big loft, big roof / 43 East 19 Street penthouse closes under $4mm for (maybe) 4,100 sq ft + 2,050 sq ft terrace

condition is a question, size a smaller question
The Manhattan loft #8 at 43 East 19 Street is a lot of loft: "4,100 gross SF per floor" plus a huge terrace (half the size of a full floor, at "2,050 sq ft"). The listing description emphasizes volume over finishes, while noting "wonderful original detail". It is hard to see whether and to what degree it may benefit from upgrading, but the closing price is a relatively modest 15% off the original ask. It is also a possible bargain for the amount of interior and exterior space — especially compared to a 2007 sale without exterior space.

pretty quick, all told
The listing history is actually relatively rapid for a listing in this price neighborhood: it came to market November 4 at $4.595mm and had two price drops totalling only $200k in January and March before hitting contract in June and closing July 9 at $3.905mm.

2007 was a long time ago, but a difficult adjustment
The 7th floor sold in June 2007 for $4.395mm. On the one hand, it had three mints; on the other hand it had no outdoor space. While the condition of the 7th floor seems to be an upgrade over the 8th floor penthouse, does the $490k spread between the clearing prices account for (a) change in The Market since 2007, (b) triple-mint vs. probable upgrade in condition, and (c) "2,050 sq ft" private roof space??. (Note also that this listing used "3,650 sq ft" as the size.) I think not.

Playing with some numbers here …. If you assign the roof deck a(n arbitrary) value of $250/ft, that accounts for just over $500k in the July 2009 purchase price for the penthouse. Using the more credible "3,650 sq ft" size from the 2007 listing for the 7th floor rather than the "gross SF per floor" of the recent listing, the $3.4mm remainder of the penthouse purchase comes out to $931/ft for the interior penthouse space, compared to the minty $1,200/ft for the 7th floor (roughly a million bucks). That is not a very big spread, since it has to account for both the renovation of the penthouse and the two years elapsed since the 7th floor sale.

I am not seeing evidence of a major market decline from these two sales. Although my rough analysis here is premised on an arbitrary value for the roof deck of $250/ft, any lower valuation of the roof space adds to the disparity in favor of the penthouse interior space valuation. I can’t see how big a mortgage the July buyer put on this loft, but I have to believe it was very difficult to get good comps for space this big with private exterior this big. As you will see, the buyer had enough cash to put a substantial percentage down, so perhaps the appraisal issue was not vexing, after all. Nonetheless, I’d be curious about how The Pros comp this one out….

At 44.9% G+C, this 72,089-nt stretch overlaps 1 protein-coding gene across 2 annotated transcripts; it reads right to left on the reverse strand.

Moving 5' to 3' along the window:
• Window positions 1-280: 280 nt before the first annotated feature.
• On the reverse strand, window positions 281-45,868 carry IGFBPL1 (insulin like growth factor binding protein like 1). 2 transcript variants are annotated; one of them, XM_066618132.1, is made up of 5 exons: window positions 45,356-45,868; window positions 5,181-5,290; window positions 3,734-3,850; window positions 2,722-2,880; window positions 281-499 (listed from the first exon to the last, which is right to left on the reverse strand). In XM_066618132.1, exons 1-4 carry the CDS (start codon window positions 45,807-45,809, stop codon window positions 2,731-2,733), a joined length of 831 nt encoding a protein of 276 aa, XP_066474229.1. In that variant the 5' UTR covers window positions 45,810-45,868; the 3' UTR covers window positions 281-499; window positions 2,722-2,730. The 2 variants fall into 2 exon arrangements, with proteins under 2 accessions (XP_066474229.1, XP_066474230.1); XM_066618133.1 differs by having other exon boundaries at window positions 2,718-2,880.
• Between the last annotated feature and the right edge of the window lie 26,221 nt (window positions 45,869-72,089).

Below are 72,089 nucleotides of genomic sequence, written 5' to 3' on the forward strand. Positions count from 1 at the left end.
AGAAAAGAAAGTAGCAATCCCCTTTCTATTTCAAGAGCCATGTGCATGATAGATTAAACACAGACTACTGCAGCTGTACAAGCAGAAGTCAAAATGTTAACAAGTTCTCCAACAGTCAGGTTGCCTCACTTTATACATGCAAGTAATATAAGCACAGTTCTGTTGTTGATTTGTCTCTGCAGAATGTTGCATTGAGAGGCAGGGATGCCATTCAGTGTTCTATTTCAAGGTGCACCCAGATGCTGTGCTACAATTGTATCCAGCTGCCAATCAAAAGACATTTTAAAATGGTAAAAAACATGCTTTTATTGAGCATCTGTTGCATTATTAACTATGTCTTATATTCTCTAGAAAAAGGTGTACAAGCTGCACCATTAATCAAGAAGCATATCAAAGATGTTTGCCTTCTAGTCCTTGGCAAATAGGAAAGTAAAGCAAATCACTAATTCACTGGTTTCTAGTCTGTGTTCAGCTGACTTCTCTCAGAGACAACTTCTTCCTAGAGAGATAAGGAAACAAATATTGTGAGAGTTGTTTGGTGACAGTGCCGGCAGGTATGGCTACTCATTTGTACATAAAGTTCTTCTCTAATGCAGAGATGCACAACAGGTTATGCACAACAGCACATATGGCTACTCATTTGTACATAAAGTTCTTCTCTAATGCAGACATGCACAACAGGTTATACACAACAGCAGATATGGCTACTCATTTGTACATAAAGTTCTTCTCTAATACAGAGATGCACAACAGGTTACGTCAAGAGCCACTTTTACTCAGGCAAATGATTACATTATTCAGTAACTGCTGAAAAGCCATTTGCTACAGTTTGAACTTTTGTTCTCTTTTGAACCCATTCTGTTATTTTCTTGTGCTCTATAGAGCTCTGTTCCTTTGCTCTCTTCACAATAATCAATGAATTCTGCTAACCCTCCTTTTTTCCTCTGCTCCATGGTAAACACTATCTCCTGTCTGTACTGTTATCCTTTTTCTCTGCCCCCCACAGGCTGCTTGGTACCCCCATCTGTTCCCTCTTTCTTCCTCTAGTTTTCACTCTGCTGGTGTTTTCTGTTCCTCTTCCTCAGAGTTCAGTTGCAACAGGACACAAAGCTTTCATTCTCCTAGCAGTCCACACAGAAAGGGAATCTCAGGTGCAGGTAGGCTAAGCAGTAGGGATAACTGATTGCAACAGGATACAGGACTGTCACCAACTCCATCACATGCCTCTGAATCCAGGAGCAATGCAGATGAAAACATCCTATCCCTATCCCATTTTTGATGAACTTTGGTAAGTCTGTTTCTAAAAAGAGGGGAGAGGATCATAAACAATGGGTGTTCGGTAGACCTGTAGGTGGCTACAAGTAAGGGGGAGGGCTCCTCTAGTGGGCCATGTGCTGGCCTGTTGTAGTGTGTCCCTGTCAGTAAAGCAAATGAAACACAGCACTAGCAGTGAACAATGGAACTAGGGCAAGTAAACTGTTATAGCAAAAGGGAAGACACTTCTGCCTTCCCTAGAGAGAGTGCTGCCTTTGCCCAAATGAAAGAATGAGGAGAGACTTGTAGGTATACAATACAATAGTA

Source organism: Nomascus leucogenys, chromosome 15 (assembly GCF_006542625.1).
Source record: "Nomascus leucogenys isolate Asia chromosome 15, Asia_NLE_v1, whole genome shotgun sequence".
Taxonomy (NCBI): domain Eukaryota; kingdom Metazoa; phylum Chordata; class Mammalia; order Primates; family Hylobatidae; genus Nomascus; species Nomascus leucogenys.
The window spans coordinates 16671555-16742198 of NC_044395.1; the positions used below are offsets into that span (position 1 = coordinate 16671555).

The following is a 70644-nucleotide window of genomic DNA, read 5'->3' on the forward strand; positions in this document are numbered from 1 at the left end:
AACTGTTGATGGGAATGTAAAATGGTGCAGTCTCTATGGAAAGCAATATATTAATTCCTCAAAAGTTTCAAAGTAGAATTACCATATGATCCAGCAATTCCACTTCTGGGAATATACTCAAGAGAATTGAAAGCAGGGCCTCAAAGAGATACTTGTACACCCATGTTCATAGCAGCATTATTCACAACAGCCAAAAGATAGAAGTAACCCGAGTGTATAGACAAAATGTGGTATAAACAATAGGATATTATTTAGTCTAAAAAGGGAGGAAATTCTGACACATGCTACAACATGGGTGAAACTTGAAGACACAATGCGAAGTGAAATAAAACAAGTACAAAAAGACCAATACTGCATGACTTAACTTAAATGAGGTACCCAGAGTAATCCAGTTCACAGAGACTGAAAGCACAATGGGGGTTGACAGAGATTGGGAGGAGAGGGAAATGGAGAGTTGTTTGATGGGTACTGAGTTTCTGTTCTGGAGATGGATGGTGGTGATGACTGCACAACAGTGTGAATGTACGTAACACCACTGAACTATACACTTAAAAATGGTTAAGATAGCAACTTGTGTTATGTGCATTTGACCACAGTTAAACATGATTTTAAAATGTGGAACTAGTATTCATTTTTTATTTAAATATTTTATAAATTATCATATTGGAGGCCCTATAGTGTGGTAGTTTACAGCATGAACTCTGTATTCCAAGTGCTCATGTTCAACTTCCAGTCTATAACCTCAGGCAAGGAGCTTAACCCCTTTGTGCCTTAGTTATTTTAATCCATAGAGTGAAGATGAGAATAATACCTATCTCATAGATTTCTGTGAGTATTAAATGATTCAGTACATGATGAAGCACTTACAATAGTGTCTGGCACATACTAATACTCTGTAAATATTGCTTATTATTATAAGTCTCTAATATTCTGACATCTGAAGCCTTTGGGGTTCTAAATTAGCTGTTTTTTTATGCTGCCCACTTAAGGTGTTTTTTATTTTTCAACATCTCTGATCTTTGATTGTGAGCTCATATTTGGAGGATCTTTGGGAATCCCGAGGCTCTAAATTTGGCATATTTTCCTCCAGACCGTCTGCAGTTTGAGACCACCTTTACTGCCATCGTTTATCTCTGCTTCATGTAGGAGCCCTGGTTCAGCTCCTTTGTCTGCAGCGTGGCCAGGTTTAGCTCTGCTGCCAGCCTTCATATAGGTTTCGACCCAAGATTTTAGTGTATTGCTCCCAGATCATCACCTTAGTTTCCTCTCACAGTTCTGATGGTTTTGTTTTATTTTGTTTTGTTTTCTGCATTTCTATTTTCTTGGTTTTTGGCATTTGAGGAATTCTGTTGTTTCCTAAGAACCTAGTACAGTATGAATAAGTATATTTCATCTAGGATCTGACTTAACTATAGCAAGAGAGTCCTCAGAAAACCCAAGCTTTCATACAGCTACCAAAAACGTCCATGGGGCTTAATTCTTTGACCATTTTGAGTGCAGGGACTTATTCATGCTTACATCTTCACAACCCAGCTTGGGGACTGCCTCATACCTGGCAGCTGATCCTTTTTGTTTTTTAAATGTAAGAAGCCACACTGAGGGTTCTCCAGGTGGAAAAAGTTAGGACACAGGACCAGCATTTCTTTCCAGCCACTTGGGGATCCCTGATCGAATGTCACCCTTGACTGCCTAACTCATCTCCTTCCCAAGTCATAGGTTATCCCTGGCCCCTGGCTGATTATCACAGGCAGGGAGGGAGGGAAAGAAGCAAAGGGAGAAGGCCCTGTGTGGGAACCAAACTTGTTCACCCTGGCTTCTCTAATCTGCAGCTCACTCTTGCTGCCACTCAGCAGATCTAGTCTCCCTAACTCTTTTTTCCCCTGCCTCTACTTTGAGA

(Note that StreetEasy provides the careful reader a pretty clean way to assess current value for this much space in need of an an upgrade in this building, without the distraction of outdoor space. Let’s just say that the jury is still out.)

h/t to the Observer’s Max Abelson for the penthouse closing history (via The Real Deal), which has not yet hit StreetEasy but is available on Property Shark. By the way, do you think the buyer got a car-and-driver, or a ‘whole new life’??

another fun fact
This loft sold in March 1994 for $715,000; it looks as though the 1994 buyers were the 2009 sellers.

And another: the coop benefits from ownership of ground floor space now occupied by the restaurant Craft. Nice Craft-work indeed: the current maintenance is lower than the maintenance for the the penthouse in 1994! (There is an assessment in place to replenish the reserve fund, but still ….)

© Sandy Mattingly 2009
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